Three in four Kiwis vouch for digital payment security

New Zealanders believe fingerprint scanning to authorise payments is the way to go when it comes to digital payment security

Nearly three in four New Zealanders (72%) believe mobile and digital payments are a secure payment method, a new Visa survey reveals.

The credit card company surveyed 1000 New Zealanders about digital payment methods in its monthly “Monthly Perceptive Omnibus” survey.

“It’s often the case that experiencing is believing and, as new payment technologies like Visa payWave, mobile wallets and Visa Checkout become the norm, the perceived risk lessens over time,” Sam Gianniotis, Visa chief risk officer Australia, New Zealand and South Pacific says in a media release.

“Our research shows us that, as the proliferation of devices across all aspects of our life increases, so too does the trust in the security enabling the payment experience.”

Further, two in three New Zealanders (68%) of respondents believe using fingerprint scanning to make transactions decreases their risk of being a target of fraud, according to the survey. Fingerprint scanning is perceived as the safest way to prevent against credit card fraud.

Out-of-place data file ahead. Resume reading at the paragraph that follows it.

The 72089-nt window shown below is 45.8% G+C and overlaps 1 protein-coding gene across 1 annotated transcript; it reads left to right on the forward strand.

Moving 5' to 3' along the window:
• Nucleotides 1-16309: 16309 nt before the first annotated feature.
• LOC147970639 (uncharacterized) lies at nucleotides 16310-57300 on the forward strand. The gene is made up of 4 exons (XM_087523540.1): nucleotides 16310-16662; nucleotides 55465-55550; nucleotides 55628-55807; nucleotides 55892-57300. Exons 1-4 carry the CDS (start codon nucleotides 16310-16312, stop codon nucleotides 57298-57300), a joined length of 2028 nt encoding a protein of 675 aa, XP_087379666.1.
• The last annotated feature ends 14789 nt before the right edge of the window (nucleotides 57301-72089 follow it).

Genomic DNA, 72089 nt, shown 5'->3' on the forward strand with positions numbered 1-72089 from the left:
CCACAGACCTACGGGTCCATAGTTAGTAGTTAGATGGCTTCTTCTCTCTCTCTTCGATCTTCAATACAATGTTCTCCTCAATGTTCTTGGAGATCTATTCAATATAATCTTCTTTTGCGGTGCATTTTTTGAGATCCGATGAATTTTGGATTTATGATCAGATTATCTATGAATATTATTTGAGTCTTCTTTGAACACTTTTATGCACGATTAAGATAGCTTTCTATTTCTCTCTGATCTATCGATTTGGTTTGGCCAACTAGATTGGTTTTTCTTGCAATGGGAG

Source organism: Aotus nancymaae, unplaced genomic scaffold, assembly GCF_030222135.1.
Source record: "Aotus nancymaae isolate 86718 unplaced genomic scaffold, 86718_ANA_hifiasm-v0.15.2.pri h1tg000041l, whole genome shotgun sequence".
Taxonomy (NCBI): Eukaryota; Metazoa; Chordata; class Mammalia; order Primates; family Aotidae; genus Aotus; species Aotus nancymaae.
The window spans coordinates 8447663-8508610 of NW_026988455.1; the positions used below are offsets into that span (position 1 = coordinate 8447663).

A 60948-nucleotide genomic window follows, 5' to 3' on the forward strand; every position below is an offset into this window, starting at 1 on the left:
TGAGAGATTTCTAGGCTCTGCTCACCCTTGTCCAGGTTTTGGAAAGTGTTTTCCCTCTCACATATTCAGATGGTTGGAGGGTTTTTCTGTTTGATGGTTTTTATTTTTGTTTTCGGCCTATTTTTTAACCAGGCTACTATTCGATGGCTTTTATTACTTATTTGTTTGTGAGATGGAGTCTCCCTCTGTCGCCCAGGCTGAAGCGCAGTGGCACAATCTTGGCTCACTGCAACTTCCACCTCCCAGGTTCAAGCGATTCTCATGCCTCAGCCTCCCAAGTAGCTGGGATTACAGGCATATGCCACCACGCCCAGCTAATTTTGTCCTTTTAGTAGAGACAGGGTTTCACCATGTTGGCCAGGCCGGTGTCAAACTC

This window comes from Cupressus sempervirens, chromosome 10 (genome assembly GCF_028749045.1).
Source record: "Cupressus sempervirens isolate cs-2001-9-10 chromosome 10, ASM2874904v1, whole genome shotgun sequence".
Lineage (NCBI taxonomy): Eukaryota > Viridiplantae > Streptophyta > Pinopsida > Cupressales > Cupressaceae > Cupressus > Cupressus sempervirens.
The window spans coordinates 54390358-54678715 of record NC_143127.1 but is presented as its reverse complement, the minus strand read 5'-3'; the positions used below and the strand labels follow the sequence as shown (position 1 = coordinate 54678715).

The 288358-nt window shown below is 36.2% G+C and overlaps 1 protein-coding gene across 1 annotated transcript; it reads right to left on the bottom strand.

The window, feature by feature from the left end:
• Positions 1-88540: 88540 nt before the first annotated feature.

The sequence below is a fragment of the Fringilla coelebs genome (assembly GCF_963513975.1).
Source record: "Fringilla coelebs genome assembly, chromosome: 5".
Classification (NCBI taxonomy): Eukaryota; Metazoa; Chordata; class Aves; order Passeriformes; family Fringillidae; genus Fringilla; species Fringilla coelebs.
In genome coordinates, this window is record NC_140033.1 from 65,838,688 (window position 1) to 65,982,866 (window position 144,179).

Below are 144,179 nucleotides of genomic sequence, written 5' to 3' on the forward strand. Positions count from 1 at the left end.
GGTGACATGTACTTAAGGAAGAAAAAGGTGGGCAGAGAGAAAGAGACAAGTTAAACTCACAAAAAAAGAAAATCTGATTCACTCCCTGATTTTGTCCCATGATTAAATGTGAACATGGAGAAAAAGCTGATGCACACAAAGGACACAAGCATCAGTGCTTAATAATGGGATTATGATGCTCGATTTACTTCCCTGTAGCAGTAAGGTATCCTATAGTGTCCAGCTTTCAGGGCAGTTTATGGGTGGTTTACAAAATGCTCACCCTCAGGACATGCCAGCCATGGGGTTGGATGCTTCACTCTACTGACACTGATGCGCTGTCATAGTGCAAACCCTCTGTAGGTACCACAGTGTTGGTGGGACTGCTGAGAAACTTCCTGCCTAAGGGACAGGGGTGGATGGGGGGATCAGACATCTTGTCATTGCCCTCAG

Kiwis expect digital payments to be fast

using a smartphone speeds up payments

Innovation in the digital payment space is not just for innovation’s sake and 98% of New Zealanders expect this payment technology to work quickly and effectively, Mr Gianniotis says.

“To succeed we must offer relevant, secure customer experiences that add convenience, subtract a pain point, or add value in a new way,” he says.

“Payment innovations such as biometrics like fingerprint or retinal scanning add real convenience for consumers wanting fast ways to authorise payments securely, and this survey clearly shows the appetite for this technology in New Zealand,” Mr Gianniotis says.

How New Zealanders think fraud can be prevented

 

Here are some of the main ways Kiwis believe fraud can be avoided:

  • Scanning fingerprint to confirm or validate payment.
  • Not leaving wallets or handbags unattended.
  • Using a variety of pins or passwords for accounts.
  • Updating anti-virus software on computers or smartphones.
  • Always using a passcode to access smartphones.
  • Only carrying cards when you know you’re going to purchase something.

The international fraud awareness week has just wrapped up (13-19 November), reminding consumers to be vigilant with credit card payments to protect themselves against fraud.

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